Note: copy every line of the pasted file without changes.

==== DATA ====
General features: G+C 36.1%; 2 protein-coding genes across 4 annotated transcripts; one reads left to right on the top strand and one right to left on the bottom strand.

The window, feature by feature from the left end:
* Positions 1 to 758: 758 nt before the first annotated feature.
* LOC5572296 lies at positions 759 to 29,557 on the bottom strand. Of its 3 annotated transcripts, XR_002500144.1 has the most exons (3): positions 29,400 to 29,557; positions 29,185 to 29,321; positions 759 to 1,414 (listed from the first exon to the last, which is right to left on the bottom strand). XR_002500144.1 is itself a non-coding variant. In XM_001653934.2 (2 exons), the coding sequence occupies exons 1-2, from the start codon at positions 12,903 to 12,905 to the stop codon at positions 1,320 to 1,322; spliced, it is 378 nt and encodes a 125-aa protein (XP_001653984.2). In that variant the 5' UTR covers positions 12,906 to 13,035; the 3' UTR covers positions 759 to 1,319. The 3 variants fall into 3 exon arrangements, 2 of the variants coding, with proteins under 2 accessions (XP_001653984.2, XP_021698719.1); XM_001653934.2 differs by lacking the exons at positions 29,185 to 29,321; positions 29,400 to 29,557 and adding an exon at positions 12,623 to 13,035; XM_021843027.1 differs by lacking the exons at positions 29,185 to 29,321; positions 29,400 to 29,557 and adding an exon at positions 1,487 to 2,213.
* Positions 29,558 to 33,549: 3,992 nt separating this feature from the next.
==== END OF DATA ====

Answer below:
General features: G+C 36.1%; 2 protein-coding genes across 4 annotated transcripts; one reads left to right on the top strand and one right to left on the bottom strand.

The window, feature by feature from the left end:
* Positions 1 to 758: 758 nt before the first annotated feature.
* LOC5572296 lies at positions 759 to 29,557 on the bottom strand. Of its 3 annotated transcripts, XR_002500144.1 has the most exons (3): positions 29,400 to 29,557; positions 29,185 to 29,321; positions 759 to 1,414 (listed from the first exon to the last, which is right to left on the bottom strand). XR_002500144.1 is itself a non-coding variant. In XM_001653934.2 (2 exons), the coding sequence occupies exons 1-2, from the start codon at positions 12,903 to 12,905 to the stop codon at positions 1,320 to 1,322; spliced, it is 378 nt and encodes a 125-aa protein (XP_001653984.2). In that variant the 5' UTR covers positions 12,906 to 13,035; the 3' UTR covers positions 759 to 1,319. The 3 variants fall into 3 exon arrangements, 2 of the variants coding, with proteins under 2 accessions (XP_001653984.2, XP_021698719.1); XM_001653934.2 differs by lacking the exons at positions 29,185 to 29,321; positions 29,400 to 29,557 and adding an exon at positions 12,623 to 13,035; XM_021843027.1 differs by lacking the exons at positions 29,185 to 29,321; positions 29,400 to 29,557 and adding an exon at positions 1,487 to 2,213.
* Positions 29,558 to 33,549: 3,992 nt separating this feature from the next.